There was to be a conference in London on August 16th to discuss the Suez Canal. The UK had just removed its troops from the canal in July after President Nasser transferred control of the canal to the Suez Canal Authority, an Egyptian company, thus putting the canal squarely under Egyptian control. India agreed to come to the meeting in London, but Egypt refused. This all would eventually lead up to the Suez Crisis which many see to be a defining moment that resulted in the end of Great Britain’s role as a super power.
Also in front page news, Adlai Stevenson’s strong civil rights stand was thought to be losing him votes in the Democratic primary. Stevenson had called for the Democratic party to fully embrace the school desegregation decision made by the Supreme Court regarding a school in Mansfield, Texas. Stevenson did end up winning the nomination the following week (in a landslide), but he and his vice-presidential running mate, Estes Kefauver, eventually lost the election (in yet another landslide) to Dwight Eisenhower and Richard Nixon.
Polio was half way toward reaching the epidemic point in Chicago where 609 known cases and 13 deaths were causing a stir.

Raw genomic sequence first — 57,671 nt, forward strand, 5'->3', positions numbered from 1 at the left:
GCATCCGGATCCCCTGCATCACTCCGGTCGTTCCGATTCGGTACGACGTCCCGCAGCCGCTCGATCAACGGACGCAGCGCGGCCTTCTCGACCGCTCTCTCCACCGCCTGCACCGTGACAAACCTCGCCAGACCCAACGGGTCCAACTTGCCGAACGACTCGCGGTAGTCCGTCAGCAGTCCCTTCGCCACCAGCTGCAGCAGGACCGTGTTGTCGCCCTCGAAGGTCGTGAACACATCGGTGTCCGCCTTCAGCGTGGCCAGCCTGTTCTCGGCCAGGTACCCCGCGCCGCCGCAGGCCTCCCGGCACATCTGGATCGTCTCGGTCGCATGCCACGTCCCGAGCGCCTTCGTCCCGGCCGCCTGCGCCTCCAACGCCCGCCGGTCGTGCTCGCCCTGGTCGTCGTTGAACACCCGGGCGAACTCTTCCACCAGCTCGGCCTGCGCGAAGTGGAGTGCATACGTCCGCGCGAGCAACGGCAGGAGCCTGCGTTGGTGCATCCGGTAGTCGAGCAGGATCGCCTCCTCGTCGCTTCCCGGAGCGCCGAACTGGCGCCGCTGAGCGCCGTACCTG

Men were trapped in a coal mine in Belgium and an explosion of dynamite on board 7 trucks in Columbia was being blamed on sabotage.
Roy Aden (of 1612 Richard Place) suffered some bumps and bruises when his delivery scooter collided with a car being driven by Mrs. Robert Gardner (of 118 West Muberry). The accident happened at the intersection of West Mountain and Howes streets. Mr. Aden had been making a delivery for the Auto Parts Company.
There were quite a few ads for students who would be returning to school soon, as well as several articles updating residents to changes taking place in the school district. But since much of this was included in a special section in the paper, I think I’m going to leave it for a second bonus post that I’ll publish soon.
|Every Friday we flash back to a different (randomly chosen) year to get a sense of the issues and events in Fort Collins at the time. Next week we’ll be hopping forward a bit to 1972. But we’ll also get a bonus post some time between now and then. The August 8, 1956 Coloradoan had a bonus school section full of photos of new teachers. I’ll be sharing that soon and I’m hopeful that some of our readers will remember these teachers from their school days.|
Source for this article:
The Fort Collins Coloradoan, 8 August 1956. I accessed this newspaper from microfilm at the FCMoD Archive.